The South African economy is the largest in Africa, contributing approximately 18% to the African Gross Domestic Product in terms of PPP. This economic strength combined with sophisticated financial services and commercial infrastructure as well as a well-developed legal system, makes South Africa one of the preferred gateways into sub-Saharan Africa, ideal for investment and also a country to consider when extending a patent portfolio abroad.
Although both Australian and South African patent legislation have their roots in British or English patent law, key differences exist and should be considered when dealing with the prosecution of patent applications and considering enforcement of patents in South Africa.
A fundamental difference is that South Africa has a non-examining patent office, which means that patent applications are only examined in terms of formal requirements. The patenting process in South Africa is accordingly (relatively) cheap and costs are very predictable. However, with no examination an onus is effectively placed on the applicant/patentee to ensure that a South African patent proceeds to grant in a valid form and remains in valid form after grant. This is of particular importance as the South African courts will not grant a patentee infringement relief on a partially invalid patent. The courts may also take a patentee’s conduct in leaving a patent in an invalid form into consideration when deciding on matters relating to damages and costs. It is therefore important always to consider amending the claims of a South African patent whenever relevant prior art comes to light.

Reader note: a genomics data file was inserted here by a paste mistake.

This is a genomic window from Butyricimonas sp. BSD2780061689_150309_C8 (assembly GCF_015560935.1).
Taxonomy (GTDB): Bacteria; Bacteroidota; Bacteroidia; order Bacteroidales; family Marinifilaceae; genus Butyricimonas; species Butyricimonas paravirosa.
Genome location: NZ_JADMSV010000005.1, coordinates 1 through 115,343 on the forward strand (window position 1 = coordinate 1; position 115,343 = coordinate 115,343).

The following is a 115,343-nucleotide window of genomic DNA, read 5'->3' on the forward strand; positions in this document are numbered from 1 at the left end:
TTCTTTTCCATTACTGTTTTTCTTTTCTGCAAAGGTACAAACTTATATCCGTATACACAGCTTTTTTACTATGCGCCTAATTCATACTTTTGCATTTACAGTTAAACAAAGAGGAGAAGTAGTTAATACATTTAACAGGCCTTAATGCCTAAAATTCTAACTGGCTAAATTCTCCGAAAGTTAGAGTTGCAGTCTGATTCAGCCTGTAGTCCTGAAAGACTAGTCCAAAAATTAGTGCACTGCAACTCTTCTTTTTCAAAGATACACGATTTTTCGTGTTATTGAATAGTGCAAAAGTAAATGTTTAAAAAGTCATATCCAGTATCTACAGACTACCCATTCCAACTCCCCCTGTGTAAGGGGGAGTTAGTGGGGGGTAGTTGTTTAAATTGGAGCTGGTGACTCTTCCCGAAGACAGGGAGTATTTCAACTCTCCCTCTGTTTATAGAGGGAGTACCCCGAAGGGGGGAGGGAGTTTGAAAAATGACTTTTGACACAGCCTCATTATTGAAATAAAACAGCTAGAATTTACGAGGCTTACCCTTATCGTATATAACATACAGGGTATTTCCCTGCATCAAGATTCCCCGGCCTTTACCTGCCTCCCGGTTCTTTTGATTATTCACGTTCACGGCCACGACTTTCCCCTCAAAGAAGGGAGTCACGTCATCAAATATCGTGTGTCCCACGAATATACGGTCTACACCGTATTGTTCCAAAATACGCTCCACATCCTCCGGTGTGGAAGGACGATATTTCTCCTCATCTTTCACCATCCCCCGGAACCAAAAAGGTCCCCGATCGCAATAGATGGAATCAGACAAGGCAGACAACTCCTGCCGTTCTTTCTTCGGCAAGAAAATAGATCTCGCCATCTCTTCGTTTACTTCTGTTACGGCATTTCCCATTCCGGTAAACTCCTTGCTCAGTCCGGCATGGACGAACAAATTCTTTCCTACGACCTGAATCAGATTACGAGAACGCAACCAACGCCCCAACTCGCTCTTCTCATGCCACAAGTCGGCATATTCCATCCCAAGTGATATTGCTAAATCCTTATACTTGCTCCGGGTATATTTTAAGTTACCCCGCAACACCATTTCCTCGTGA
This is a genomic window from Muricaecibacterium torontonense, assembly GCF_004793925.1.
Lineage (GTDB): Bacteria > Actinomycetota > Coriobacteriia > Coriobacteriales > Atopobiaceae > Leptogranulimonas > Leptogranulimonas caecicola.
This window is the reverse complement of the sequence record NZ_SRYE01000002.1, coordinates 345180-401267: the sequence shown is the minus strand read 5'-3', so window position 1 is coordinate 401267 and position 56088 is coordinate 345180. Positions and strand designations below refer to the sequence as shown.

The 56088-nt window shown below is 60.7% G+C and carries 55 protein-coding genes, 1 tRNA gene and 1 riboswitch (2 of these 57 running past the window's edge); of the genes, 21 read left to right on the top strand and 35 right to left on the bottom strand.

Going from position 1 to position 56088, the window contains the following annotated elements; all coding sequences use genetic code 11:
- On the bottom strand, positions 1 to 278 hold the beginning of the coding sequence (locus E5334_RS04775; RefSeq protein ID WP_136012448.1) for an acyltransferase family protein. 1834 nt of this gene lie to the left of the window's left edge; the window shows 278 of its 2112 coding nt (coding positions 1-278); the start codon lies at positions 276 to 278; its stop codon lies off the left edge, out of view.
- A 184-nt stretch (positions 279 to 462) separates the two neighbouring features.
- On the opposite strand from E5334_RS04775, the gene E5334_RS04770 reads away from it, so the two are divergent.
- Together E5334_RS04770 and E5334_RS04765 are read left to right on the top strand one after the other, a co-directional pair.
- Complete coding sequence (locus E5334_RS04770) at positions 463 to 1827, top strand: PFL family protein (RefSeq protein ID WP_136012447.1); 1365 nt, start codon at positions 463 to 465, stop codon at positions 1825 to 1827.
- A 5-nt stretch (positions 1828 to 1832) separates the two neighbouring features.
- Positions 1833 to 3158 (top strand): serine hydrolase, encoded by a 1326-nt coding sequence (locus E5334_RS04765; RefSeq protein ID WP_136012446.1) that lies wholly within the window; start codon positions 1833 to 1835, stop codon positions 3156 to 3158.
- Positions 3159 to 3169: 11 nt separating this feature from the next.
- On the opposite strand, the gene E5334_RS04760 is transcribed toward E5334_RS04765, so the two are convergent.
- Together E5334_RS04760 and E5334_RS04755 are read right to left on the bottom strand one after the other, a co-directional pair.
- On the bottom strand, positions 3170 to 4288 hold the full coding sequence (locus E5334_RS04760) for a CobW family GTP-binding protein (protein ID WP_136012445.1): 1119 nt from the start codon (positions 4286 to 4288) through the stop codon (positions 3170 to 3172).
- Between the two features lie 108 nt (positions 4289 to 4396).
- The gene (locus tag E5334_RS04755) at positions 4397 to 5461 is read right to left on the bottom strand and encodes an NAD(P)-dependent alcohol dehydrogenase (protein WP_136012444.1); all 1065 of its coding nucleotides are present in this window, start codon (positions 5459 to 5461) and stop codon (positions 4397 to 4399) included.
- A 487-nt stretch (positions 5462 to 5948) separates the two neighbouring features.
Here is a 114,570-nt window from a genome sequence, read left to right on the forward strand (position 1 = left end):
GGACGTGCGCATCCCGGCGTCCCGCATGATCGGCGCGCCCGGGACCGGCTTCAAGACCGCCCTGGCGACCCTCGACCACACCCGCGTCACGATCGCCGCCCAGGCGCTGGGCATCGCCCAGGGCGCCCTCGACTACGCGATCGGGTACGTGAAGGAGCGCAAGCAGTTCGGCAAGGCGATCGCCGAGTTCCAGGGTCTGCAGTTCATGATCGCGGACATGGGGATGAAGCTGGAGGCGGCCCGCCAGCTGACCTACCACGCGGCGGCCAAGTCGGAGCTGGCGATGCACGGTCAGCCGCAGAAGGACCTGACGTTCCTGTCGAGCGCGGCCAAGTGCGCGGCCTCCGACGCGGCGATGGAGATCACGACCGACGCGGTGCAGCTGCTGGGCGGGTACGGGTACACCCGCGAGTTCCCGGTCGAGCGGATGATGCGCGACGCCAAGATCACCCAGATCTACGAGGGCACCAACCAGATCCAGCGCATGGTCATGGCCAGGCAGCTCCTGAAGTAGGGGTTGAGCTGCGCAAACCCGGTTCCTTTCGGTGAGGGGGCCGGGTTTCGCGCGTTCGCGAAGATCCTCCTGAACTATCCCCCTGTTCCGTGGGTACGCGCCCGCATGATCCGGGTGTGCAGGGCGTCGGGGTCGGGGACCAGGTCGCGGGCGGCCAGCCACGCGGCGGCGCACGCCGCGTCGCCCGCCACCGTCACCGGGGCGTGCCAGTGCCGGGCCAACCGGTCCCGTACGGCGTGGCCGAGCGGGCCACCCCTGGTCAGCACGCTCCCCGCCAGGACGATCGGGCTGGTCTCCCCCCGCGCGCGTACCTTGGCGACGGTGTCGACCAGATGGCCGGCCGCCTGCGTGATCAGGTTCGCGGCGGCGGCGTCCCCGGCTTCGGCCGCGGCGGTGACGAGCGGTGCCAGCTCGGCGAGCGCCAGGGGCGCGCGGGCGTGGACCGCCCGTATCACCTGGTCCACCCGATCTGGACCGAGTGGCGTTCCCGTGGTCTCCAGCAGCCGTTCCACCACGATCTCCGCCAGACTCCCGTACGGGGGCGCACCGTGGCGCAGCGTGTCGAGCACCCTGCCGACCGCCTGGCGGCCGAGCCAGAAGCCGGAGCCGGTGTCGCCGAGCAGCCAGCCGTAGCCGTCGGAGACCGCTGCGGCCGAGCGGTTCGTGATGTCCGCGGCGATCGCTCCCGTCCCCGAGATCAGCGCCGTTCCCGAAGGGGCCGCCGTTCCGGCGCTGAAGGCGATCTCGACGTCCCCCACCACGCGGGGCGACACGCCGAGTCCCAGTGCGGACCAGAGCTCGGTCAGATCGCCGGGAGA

South African patent legislation does not provide for a grace period or for extended patent terms. There is also no limitation on the number of claims or pages of the specification. In comparison with other countries and in line with patent prosecution costs, renewal fees for South African patents are very low.
The following table is a comparison of the South African patent system with the Australian patent system applicable to applications for which examination was requested after April 15, 2013.
Click here to view table.